The glycemic index chart is a qualitative measure of a given food’s immediacy of impact upon blood sugar levels. The GI chart ranges from 1 to 100, and the lower a food’s score translates to less impact upon blood sugar levels. Foods which score high on the chart conversely cause rapid spikes in blood sucrose levels. Experts increasingly agree that overall health and energy is facilitated by sticking with foods with a low score. The good news is that there are an abundance of good recipes which allow for both health and taste.
The volatility which ensues in blood sugar levels after consuming foods high on the index causes several adverse effects. For a diabetic these consequences can be quite severe, and for others they can range from feelings of lethargy to increased feelings of hunger even shortly after finishing a full meal. Foods which score under 55 are considered low on the table. On the other end, foods which come in over 70 are considered high. Those in between are moderate.
When there is no alternative to a high GI ingredient there are tricks to dilute its impact. By combining proteins with high index foods one can reduce the full effect which would be felt should the high index food be eaten on its own. Good recipes take advantage of this phenomenon. One can maintain a healthy lifestyle while eating appetizing meals including dishes like this one:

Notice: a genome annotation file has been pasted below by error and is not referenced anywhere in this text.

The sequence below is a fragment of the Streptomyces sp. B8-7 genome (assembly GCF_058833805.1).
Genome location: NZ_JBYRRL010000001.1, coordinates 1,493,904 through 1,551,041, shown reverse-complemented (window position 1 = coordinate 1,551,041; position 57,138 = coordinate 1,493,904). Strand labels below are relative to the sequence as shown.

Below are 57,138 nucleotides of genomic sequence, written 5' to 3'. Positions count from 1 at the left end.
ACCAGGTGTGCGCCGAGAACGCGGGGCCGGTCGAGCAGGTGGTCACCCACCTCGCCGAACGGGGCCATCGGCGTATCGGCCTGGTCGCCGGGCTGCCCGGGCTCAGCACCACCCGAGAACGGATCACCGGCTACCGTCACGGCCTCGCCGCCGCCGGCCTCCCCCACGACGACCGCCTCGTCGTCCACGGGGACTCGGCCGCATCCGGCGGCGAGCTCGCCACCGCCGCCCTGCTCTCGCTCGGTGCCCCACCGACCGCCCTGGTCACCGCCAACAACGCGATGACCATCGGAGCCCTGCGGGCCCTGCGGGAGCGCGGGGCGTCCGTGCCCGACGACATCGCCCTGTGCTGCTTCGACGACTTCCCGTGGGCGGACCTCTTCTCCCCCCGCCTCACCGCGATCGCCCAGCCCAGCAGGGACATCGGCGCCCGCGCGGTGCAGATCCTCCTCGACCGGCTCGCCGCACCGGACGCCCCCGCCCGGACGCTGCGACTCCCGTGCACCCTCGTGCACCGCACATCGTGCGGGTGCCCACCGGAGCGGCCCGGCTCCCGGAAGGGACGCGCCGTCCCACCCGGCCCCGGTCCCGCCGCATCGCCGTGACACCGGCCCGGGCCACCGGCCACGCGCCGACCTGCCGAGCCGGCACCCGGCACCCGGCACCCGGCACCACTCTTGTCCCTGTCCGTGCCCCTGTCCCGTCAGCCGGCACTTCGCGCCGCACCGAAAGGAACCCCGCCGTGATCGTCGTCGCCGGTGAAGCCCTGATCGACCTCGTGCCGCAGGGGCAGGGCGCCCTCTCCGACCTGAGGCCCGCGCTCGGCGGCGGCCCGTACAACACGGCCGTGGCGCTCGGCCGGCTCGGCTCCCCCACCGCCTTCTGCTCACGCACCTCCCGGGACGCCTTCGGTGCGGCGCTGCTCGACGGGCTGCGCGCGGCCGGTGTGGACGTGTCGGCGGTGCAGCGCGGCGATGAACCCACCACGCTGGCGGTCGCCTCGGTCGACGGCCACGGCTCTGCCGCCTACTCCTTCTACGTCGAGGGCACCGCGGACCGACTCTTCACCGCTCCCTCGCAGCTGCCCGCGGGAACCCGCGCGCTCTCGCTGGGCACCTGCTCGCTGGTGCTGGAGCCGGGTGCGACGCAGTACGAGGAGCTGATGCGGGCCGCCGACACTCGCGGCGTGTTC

3.5 oz pasta twirls
One and a half sticks of chopped celery
7 oz of drained borlotti beans
7 oz of canned tomatoes
1/3 cup of red wine
Half a vegetable stock cube
A few black olives
Pinch of dried herbs
Pinch of salt
Place the pasta in an oven safe dish. Add the beans, olives, celery, tomatoes, stock cube, salt and herbs. Stir in the wine. Add water until the pasta is just covered.
Cover with aluminum foil and bake in a 375 degree oven for a half hour. Remove and stir. Place back in oven and cook for an additional 20 minutes removing the foil towards the end to allow for a nice crust to form on top.
And for dessert…..
Honey Mango Mousse
4 peeled and diced mangoes
400 grams low fat yogurt
4 teaspoons of honey
12 ice cubes
2 teaspoons vanilla
This low GI dessert is easily prepared by blending all the above ingredients and refrigerating for a few hours. Simply spoon into cups and serve.
One can see that these recipes are not lacking in appeal. Using a diet friendly and GI chart compliant cookbook allows you to control weight, increase energy, and still eat like a worldly gourmet.
Doug Dearing writes about glycemic index recipes at http://glycemicindexfoodlists.com